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Self-drive Holidays in Burgundy for the Independent Motorist.

Driving holidays in Europe for the independent motorist. Ferries, hotels, holiday homes, camping.

Tourist information for Burgundy

Burgundy, this central region of France, is known most famously for its wines but it is also a great touring area. The ancient Roman ruins are evidence of its long history, and the many Romanesque churches reflect its past as the most powerful region of France under the Dukes of Burgundy. Visit its beautiful regional park; sample some of the World's great wines on the routes des vins; walk or cycle along its canal paths; rent a barge and really get away from it all. The Burgundy scenery is peaceful and pastoral, with rolling hills, open fields and woods. There is plenty of easy walking on marked paths throughout the region. Because the hills are not too steep, this is ideal cycling country, but it can be hot in summer.

Activities in Burgundy:

Wine-tasting, cycling, walking in the Parc du Morvan, barges on the canals.

Special attractions in Burgundy:

Chateaux at Ancy-le-Franc and Tanlay; the Canals de Bourgogne and Nivernais; the Cistercian abbey in beautiful countryside at Fontenay; Parc du Marvon with nature trails, lakes, cycling and walking at all levels; the abbeys of Vezelay and Cluny; the Gallic capital of Bibracte.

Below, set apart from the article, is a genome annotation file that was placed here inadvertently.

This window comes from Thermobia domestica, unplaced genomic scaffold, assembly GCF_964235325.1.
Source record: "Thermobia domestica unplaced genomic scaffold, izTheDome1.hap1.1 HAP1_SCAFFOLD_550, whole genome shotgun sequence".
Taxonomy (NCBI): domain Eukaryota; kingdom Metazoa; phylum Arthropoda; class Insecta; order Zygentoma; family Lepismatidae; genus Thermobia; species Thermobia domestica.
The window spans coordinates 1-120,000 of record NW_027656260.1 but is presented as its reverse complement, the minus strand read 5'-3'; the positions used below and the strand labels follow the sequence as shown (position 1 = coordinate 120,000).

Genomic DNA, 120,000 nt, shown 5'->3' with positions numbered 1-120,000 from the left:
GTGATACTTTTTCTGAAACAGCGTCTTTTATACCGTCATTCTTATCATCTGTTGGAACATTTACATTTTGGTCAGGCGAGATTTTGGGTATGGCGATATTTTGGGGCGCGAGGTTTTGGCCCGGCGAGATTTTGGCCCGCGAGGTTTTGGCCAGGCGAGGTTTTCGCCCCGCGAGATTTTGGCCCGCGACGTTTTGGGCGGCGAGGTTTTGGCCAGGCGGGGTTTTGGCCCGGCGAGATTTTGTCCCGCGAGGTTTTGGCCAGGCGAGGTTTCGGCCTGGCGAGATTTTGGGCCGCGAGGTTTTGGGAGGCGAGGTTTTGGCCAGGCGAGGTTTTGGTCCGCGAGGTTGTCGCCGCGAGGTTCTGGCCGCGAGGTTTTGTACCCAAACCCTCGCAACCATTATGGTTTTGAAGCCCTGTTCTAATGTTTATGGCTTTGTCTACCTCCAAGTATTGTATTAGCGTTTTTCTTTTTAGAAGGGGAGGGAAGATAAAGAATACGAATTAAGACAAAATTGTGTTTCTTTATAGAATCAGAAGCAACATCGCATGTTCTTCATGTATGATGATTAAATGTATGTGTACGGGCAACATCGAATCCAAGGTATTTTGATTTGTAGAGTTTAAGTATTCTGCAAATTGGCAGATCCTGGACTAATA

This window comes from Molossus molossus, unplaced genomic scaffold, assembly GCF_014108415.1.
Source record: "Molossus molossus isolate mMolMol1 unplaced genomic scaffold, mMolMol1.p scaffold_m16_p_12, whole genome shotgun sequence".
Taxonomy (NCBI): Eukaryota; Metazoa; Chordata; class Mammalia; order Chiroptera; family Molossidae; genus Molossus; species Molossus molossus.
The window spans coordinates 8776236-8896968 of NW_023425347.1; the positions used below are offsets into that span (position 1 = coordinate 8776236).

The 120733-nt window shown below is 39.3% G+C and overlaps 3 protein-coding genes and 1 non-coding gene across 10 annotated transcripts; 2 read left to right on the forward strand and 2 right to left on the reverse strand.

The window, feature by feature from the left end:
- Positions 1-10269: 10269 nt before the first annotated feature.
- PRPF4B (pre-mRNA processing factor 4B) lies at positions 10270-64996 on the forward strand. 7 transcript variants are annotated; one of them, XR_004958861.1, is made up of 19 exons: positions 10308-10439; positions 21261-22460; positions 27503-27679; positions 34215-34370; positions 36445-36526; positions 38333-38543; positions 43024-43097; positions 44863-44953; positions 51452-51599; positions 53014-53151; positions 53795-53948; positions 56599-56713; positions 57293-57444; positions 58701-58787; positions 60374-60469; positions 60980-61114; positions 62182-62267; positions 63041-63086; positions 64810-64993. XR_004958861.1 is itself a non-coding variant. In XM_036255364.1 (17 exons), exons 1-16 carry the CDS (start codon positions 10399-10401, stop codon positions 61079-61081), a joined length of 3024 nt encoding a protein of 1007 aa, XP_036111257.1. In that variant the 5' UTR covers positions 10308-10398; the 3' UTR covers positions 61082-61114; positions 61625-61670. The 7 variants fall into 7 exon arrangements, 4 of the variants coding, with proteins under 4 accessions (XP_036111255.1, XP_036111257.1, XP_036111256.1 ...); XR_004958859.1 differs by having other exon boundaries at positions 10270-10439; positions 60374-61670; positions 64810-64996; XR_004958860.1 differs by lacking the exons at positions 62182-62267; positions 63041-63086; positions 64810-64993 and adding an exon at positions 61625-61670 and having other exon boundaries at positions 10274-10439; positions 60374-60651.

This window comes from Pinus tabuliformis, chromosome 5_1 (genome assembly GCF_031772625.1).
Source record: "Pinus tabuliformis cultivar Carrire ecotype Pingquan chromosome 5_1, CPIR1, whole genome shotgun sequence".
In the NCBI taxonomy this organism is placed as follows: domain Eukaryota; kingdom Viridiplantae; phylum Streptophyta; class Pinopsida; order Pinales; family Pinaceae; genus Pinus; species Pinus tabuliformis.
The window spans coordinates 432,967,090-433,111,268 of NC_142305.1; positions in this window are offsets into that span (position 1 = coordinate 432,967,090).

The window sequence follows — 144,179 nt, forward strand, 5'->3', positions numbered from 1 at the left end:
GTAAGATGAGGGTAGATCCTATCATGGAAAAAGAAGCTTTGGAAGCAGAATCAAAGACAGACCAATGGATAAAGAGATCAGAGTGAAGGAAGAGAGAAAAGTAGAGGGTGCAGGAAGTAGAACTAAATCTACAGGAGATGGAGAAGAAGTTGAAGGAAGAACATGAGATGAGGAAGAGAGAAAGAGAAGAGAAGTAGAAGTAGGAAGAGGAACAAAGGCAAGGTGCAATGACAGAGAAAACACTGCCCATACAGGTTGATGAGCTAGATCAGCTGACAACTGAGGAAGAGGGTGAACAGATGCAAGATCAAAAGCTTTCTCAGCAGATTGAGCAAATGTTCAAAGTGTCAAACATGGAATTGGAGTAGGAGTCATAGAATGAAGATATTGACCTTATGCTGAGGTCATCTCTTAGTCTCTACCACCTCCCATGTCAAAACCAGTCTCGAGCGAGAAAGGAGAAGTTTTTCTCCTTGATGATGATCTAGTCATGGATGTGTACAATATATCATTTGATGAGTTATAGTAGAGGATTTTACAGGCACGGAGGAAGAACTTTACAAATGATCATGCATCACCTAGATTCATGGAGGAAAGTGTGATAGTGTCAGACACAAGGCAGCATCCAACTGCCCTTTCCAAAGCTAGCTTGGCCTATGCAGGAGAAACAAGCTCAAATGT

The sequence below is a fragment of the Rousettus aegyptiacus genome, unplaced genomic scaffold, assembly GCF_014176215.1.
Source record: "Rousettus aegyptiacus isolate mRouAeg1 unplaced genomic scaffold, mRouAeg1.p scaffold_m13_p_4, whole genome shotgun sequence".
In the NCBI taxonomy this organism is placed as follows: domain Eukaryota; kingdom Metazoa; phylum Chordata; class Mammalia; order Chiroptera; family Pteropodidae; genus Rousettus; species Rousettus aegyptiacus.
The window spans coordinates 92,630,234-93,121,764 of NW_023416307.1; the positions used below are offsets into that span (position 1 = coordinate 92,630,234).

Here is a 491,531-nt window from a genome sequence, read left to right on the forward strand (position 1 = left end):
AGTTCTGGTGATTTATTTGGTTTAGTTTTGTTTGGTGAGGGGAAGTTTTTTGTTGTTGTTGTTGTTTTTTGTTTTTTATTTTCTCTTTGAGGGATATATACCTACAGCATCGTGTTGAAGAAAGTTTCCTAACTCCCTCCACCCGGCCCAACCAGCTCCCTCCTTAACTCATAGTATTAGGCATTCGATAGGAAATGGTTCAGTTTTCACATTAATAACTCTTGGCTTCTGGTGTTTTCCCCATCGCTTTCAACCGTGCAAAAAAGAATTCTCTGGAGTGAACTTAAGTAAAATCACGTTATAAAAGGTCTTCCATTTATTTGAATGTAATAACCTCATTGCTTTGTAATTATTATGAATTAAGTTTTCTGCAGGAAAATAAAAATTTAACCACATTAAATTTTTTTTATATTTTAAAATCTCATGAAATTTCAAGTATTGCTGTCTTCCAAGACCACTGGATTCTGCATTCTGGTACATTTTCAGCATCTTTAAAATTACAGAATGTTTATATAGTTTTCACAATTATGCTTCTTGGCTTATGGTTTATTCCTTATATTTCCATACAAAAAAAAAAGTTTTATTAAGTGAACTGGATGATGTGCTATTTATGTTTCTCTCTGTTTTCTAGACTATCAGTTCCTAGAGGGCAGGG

Towns and places of interest in Burgundy:

Auxerre. Attractive old hillside town with riverside area, crypt and early frescoes.

Autun. Living history: Roman ruins, medieval walls and gothic cathedral.

Chablis. Famous for its white wine.

Chatillon. sur Seine Holds the Treasure of Vix, a superb Celtic find

Cluny. Remains of perhaps the most powerful abbey outside Rome and an attractive village. Near the Christian retreat centre of Taize

Dijon. Wealthy provincial city with attractive half-timbered houses in the compact centre. There is a good art museum, excellent restaurants and markets. Makes a good centre for exploring the Cote d'Or where some of the most famous (and expensive) wines are produced. Also famous for excellent mustard!

Macon. There is a lively riverside area and it is near the Roc de Solutre with its pre-historic finds and en route for the wine producing area of Beaujolais. The town also has its Maison des Vins.
Nevers. A pleasant small city worth visiting for its ducal palace, churches, old walls and open air summer concerts.
Noyers-sur-Serein. Beautifully preserved medieval town.

Pontigny. Cistercian abbey with historical links to England and a good place for tasting Chablis
Sens The northern gateway to the region. Its early gothic cathedral and surrounding streets and markets are worth a visit.

Tonnerre. A pretty enough town close to the chateaux of Tanlay and Ancy-le-Franc.

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